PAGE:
3. A happy childhood. Ok, this one is unfair for a lot of people. Feeling loved by one’s mother was a bigger predictor of lifelong happiness despite income or IQ. Coping well with adolescence was another predictor. But not to worry if your childhood has been something only from which to recover. Caring, loving friendships and relationships have been shown to compensate for damaging childhoods, and those are factors you can develop through self-work.

4. Good relationships. Mutually heathy, loving, and supportive relationships were found to be fundamental to happiness across all the study subjects’ lives. This includes continually widening your social circles so that if some friends fall away new ones to fill their place.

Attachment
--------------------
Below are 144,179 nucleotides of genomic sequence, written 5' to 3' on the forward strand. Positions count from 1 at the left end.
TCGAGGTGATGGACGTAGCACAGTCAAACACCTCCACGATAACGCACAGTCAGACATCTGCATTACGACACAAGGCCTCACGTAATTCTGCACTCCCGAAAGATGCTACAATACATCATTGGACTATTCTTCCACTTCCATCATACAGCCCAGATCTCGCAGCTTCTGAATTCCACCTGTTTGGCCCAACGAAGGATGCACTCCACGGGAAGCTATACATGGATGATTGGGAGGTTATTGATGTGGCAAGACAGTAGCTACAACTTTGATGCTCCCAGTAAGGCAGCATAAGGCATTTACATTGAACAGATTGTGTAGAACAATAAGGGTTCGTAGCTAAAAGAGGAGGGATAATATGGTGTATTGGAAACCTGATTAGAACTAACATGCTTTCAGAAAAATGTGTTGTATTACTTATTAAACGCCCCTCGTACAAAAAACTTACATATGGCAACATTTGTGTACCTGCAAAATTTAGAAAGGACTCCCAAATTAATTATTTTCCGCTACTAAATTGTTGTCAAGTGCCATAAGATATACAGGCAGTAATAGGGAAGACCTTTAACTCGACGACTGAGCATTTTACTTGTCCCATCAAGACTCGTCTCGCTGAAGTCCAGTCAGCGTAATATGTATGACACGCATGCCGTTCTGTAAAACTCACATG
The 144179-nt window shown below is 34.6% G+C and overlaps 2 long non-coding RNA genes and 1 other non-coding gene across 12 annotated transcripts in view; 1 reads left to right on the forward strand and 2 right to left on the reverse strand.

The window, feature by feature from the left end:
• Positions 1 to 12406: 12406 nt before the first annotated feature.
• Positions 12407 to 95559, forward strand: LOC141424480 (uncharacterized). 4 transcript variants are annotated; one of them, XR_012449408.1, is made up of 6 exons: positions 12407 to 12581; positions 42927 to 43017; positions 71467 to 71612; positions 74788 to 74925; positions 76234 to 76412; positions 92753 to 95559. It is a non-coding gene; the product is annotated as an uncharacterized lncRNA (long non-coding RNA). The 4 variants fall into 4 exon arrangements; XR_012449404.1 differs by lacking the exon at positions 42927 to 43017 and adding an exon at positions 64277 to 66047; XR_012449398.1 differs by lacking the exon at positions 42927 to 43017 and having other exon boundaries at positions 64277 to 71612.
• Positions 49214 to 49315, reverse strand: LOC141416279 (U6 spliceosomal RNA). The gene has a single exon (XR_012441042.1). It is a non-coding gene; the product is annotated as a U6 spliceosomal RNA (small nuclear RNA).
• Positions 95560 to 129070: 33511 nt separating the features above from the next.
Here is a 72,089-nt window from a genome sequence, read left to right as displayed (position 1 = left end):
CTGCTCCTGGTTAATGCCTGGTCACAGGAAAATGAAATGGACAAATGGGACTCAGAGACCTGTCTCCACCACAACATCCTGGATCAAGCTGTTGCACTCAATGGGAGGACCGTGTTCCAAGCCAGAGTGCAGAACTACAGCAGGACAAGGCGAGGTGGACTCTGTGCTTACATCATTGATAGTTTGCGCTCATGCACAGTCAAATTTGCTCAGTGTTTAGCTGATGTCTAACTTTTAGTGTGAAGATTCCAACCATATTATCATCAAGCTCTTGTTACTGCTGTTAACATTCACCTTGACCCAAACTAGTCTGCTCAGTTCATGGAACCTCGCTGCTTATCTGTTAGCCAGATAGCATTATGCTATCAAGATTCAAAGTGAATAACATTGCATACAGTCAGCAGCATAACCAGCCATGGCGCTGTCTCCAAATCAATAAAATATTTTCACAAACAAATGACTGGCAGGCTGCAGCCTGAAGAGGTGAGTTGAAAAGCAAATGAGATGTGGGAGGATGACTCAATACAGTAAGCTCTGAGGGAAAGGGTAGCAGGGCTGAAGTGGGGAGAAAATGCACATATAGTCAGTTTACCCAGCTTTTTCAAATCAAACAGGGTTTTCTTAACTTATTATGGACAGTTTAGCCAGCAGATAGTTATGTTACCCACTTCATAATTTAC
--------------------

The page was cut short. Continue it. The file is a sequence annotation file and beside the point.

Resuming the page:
5. Good coping skills. No one is spared from bad stuff happening. However, happier people are more resilient and better able to cope with hardship. This can be a learned skill, even if you need a therapist’s help. Coping skills include altruism, creating good outcomes out of bad situations, staying focused on the bright side, and keeping a sense of humor.

6. Giving back. The happiest study subjects intuitively followed a path that spiritual traditions have espoused for millennia — happiness is found through service. As they matured, the study subjects who served in building community and relationships thrived best. This includes mentoring, coaching, consulting, and otherwise selflessly sharing the fruits of well-earned wisdom.

Sometimes it can be difficult to “practice happiness” when we feel terrible. One of the most rewarding aspects to a functional medicine recovery journey is a boon to your general mood, well-being, and sense of love. Ask my office how we can help you shift your health and happiness into the right direction.